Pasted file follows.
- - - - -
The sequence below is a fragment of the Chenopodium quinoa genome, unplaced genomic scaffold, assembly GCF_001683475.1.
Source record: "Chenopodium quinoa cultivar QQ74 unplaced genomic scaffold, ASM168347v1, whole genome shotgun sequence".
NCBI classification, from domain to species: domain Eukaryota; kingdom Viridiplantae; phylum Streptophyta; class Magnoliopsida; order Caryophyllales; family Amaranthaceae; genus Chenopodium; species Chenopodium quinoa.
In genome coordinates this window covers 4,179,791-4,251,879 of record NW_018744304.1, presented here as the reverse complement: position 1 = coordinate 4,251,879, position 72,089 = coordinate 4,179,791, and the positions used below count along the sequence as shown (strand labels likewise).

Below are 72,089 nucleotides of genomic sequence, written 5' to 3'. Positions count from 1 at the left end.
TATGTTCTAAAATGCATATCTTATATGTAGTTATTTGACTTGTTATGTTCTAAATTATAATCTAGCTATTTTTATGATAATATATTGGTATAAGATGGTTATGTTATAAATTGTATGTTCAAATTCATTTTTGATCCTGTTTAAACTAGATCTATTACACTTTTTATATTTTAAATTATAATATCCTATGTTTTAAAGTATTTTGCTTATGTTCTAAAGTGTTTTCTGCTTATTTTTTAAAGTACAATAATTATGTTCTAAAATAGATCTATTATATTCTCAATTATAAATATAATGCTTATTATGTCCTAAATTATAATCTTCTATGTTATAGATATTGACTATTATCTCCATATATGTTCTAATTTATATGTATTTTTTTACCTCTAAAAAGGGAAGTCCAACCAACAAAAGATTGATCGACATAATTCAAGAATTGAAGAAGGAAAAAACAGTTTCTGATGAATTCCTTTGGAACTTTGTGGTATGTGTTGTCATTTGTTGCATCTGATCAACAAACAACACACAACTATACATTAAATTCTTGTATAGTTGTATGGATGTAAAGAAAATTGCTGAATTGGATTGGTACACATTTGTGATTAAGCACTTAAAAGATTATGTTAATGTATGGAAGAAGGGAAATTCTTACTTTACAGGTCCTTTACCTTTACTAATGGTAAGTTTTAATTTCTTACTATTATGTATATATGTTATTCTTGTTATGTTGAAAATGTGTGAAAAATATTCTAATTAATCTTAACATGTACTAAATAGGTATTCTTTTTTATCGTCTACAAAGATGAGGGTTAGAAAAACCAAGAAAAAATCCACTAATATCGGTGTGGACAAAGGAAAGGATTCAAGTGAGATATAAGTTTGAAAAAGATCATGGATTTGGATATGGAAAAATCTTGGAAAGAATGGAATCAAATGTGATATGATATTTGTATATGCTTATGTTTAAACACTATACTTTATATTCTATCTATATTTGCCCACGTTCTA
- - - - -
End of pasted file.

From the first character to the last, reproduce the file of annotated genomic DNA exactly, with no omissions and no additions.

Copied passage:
The sequence below is a fragment of the Chenopodium quinoa genome, unplaced genomic scaffold, assembly GCF_001683475.1.
Source record: "Chenopodium quinoa cultivar QQ74 unplaced genomic scaffold, ASM168347v1, whole genome shotgun sequence".
NCBI classification, from domain to species: domain Eukaryota; kingdom Viridiplantae; phylum Streptophyta; class Magnoliopsida; order Caryophyllales; family Amaranthaceae; genus Chenopodium; species Chenopodium quinoa.
In genome coordinates this window covers 4,179,791-4,251,879 of record NW_018744304.1, presented here as the reverse complement: position 1 = coordinate 4,251,879, position 72,089 = coordinate 4,179,791, and the positions used below count along the sequence as shown (strand labels likewise).

Below are 72,089 nucleotides of genomic sequence, written 5' to 3'. Positions count from 1 at the left end.
TATGTTCTAAAATGCATATCTTATATGTAGTTATTTGACTTGTTATGTTCTAAATTATAATCTAGCTATTTTTATGATAATATATTGGTATAAGATGGTTATGTTATAAATTGTATGTTCAAATTCATTTTTGATCCTGTTTAAACTAGATCTATTACACTTTTTATATTTTAAATTATAATATCCTATGTTTTAAAGTATTTTGCTTATGTTCTAAAGTGTTTTCTGCTTATTTTTTAAAGTACAATAATTATGTTCTAAAATAGATCTATTATATTCTCAATTATAAATATAATGCTTATTATGTCCTAAATTATAATCTTCTATGTTATAGATATTGACTATTATCTCCATATATGTTCTAATTTATATGTATTTTTTTACCTCTAAAAAGGGAAGTCCAACCAACAAAAGATTGATCGACATAATTCAAGAATTGAAGAAGGAAAAAACAGTTTCTGATGAATTCCTTTGGAACTTTGTGGTATGTGTTGTCATTTGTTGCATCTGATCAACAAACAACACACAACTATACATTAAATTCTTGTATAGTTGTATGGATGTAAAGAAAATTGCTGAATTGGATTGGTACACATTTGTGATTAAGCACTTAAAAGATTATGTTAATGTATGGAAGAAGGGAAATTCTTACTTTACAGGTCCTTTACCTTTACTAATGGTAAGTTTTAATTTCTTACTATTATGTATATATGTTATTCTTGTTATGTTGAAAATGTGTGAAAAATATTCTAATTAATCTTAACATGTACTAAATAGGTATTCTTTTTTATCGTCTACAAAGATGAGGGTTAGAAAAACCAAGAAAAAATCCACTAATATCGGTGTGGACAAAGGAAAGGATTCAAGTGAGATATAAGTTTGAAAAAGATCATGGATTTGGATATGGAAAAATCTTGGAAAGAATGGAATCAAATGTGATATGATATTTGTATATGCTTATGTTTAAACACTATACTTTATATTCTATCTATATTTGCCCACGTTCTA